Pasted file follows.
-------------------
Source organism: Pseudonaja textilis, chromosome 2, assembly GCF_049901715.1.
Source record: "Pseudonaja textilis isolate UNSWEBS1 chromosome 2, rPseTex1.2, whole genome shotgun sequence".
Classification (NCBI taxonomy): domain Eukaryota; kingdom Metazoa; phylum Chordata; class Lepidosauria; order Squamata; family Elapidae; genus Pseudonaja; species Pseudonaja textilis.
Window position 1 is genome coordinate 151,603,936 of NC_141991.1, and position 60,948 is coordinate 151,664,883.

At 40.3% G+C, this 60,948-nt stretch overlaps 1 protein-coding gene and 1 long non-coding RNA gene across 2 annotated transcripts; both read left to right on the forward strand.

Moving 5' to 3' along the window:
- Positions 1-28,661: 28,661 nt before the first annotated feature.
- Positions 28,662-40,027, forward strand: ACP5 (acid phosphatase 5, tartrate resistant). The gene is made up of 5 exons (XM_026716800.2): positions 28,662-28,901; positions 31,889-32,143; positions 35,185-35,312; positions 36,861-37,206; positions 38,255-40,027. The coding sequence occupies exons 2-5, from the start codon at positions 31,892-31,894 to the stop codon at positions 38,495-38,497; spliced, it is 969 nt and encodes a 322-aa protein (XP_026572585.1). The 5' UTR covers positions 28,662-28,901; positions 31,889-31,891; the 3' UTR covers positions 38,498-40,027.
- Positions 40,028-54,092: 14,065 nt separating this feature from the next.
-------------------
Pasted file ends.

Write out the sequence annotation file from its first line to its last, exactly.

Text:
Source organism: Pseudonaja textilis, chromosome 2, assembly GCF_049901715.1.
Source record: "Pseudonaja textilis isolate UNSWEBS1 chromosome 2, rPseTex1.2, whole genome shotgun sequence".
Classification (NCBI taxonomy): domain Eukaryota; kingdom Metazoa; phylum Chordata; class Lepidosauria; order Squamata; family Elapidae; genus Pseudonaja; species Pseudonaja textilis.
Window position 1 is genome coordinate 151,603,936 of NC_141991.1, and position 60,948 is coordinate 151,664,883.

At 40.3% G+C, this 60,948-nt stretch overlaps 1 protein-coding gene and 1 long non-coding RNA gene across 2 annotated transcripts; both read left to right on the forward strand.

Moving 5' to 3' along the window:
- Positions 1-28,661: 28,661 nt before the first annotated feature.
- Positions 28,662-40,027, forward strand: ACP5 (acid phosphatase 5, tartrate resistant). The gene is made up of 5 exons (XM_026716800.2): positions 28,662-28,901; positions 31,889-32,143; positions 35,185-35,312; positions 36,861-37,206; positions 38,255-40,027. The coding sequence occupies exons 2-5, from the start codon at positions 31,892-31,894 to the stop codon at positions 38,495-38,497; spliced, it is 969 nt and encodes a 322-aa protein (XP_026572585.1). The 5' UTR covers positions 28,662-28,901; positions 31,889-31,891; the 3' UTR covers positions 38,498-40,027.
- Positions 40,028-54,092: 14,065 nt separating this feature from the next.